Minister Rockhill to the Secretary of State.
Peking, August 17, 1905.
Sir: In further reference to my telegram of the 15th instant, reporting on the general situation in China resulting from the boycott of American trade, as directed by you, I have the honor to state as complementary thereto that my report was based on the reports received nearly daily from our consular officers. I need not, I think, detail the latest reports to you, as I am advised by our consuls that they are regularly reporting to the Department on conditions in their districts. Briefly stated, my reports show that at Niuchwang, Tientsin, Chin-kiang, Hankow, Hangchow, Fuchau, and Nanking nothing has occurred of a nature to disturb trade or cause undue apprehension.
At Chefoo the boycott has caused some agitation, but nothing at all serious has occurred. The same may be said of Amoy, though the agitation there has, it would seem, been more serious.
At Canton, as was to be feared, the agitation has been great, and the boycott carried out to a certain extent, but it has not the full and hearty support of the mercantile classes.
* * * * * * *
The situation is only serious at Shanghai. Our consul-general reported to me that while American trade was suffering heavily, and [Page 217] it was feared that it would take it a long time to regain the ground lost during the boycott, he saw signs that the Chinese were weakening as the possible direct losses to them became more apparent. The leader of the movement, Tseng Shao-ching, was chiefly depending for keeping up the agitation on the students, the most violent of whom are those who have studied abroad and in whose hands the movement is becoming an antiforeign one. Tseng has no longer the influence he appears to have had with the merchants, as it was against the latter’s wishes that the recent decision was reached to cancel contracts for all classes of American goods. Great anxiety is felt on account of this last move, which may bring bankruptcy to many Chinese and large losses to the American and other foreign firms dealing in American goods.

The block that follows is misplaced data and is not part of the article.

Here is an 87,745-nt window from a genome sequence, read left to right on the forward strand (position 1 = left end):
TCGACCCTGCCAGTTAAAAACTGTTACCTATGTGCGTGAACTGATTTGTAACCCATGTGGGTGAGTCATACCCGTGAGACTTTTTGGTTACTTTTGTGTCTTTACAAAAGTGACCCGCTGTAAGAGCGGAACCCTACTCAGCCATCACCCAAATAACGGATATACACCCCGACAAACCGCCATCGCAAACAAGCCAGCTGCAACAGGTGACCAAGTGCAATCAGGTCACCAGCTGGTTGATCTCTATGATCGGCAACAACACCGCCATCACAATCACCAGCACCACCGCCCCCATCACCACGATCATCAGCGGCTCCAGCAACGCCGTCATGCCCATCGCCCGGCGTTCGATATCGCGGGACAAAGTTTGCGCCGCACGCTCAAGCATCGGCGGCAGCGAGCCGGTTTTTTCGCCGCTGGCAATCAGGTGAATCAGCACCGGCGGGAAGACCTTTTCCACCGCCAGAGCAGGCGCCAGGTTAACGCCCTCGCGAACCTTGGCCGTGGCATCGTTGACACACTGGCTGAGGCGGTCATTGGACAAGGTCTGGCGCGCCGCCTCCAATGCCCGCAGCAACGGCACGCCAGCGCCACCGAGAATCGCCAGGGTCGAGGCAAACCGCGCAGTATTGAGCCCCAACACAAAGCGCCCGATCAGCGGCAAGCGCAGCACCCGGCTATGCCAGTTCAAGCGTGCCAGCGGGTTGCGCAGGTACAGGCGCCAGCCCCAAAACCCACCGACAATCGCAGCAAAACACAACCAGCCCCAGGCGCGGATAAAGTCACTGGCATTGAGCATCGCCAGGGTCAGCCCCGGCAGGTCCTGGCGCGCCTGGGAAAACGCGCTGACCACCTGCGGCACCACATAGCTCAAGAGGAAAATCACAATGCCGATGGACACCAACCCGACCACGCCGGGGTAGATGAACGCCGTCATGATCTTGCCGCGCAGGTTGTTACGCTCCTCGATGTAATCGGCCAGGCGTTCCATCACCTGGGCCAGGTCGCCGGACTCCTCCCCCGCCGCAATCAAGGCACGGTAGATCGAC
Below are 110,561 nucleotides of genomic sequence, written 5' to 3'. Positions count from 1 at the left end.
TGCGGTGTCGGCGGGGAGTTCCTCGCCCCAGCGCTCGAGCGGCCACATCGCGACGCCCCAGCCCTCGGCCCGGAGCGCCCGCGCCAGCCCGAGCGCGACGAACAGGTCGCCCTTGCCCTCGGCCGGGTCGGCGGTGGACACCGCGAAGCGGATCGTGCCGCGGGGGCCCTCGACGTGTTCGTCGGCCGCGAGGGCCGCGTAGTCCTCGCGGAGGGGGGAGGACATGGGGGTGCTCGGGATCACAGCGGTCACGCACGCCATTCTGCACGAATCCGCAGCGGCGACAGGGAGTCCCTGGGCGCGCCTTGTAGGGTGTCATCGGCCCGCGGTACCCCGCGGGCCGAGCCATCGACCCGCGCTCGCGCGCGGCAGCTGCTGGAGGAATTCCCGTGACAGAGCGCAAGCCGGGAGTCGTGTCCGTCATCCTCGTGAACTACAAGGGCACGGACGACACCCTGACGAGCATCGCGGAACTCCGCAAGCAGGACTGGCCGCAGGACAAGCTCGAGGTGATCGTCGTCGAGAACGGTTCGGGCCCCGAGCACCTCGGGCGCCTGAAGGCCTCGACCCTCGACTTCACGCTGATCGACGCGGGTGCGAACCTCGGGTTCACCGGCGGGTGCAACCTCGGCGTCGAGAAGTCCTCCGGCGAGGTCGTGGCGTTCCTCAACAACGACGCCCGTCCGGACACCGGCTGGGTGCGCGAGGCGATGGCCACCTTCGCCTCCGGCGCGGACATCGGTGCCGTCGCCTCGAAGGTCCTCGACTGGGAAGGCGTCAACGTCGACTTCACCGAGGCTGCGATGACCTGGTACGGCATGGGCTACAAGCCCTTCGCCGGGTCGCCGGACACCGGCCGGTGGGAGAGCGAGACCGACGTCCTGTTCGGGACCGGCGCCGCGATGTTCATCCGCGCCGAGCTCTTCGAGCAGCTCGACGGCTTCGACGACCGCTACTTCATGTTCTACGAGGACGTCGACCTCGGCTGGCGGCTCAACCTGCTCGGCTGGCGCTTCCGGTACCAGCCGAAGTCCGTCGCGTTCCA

This apprehension has grown so great that the foreign chamber of commerce got the consular body at Shanghai to telegraph on the 11th instant to the dean of the diplomatic corps to take action to “stop the action of the agitators and to pacify popular opinion. * * *” The diplomatic corps seems not disposed to act on this telegraphic request, but to await full reports by the respective consuls on the situation.
The viceroy at Nanking appears to be waking up to the gravity of the situation and has promised to take action. The viceroy at Fuchau has also shown in the Amoy affair a willingness to take strong steps to arrest the agitation. The viceroy at Canton has not so far done much to put a stop to the movement, but, judging from the little headway the boycott would seem to be making there I hope the situation will not grow more serious.
The inclosed translation of the proclamation recently issued at Wuhu shows probably the nature and scope of the instructions sent out by the foreign office here at my request. If I am correct in this belief the instructions were, as I surmised, inadequate to meet the situation, but it will slowly awaken to the proper comprehension of its duties.
I have, etc.,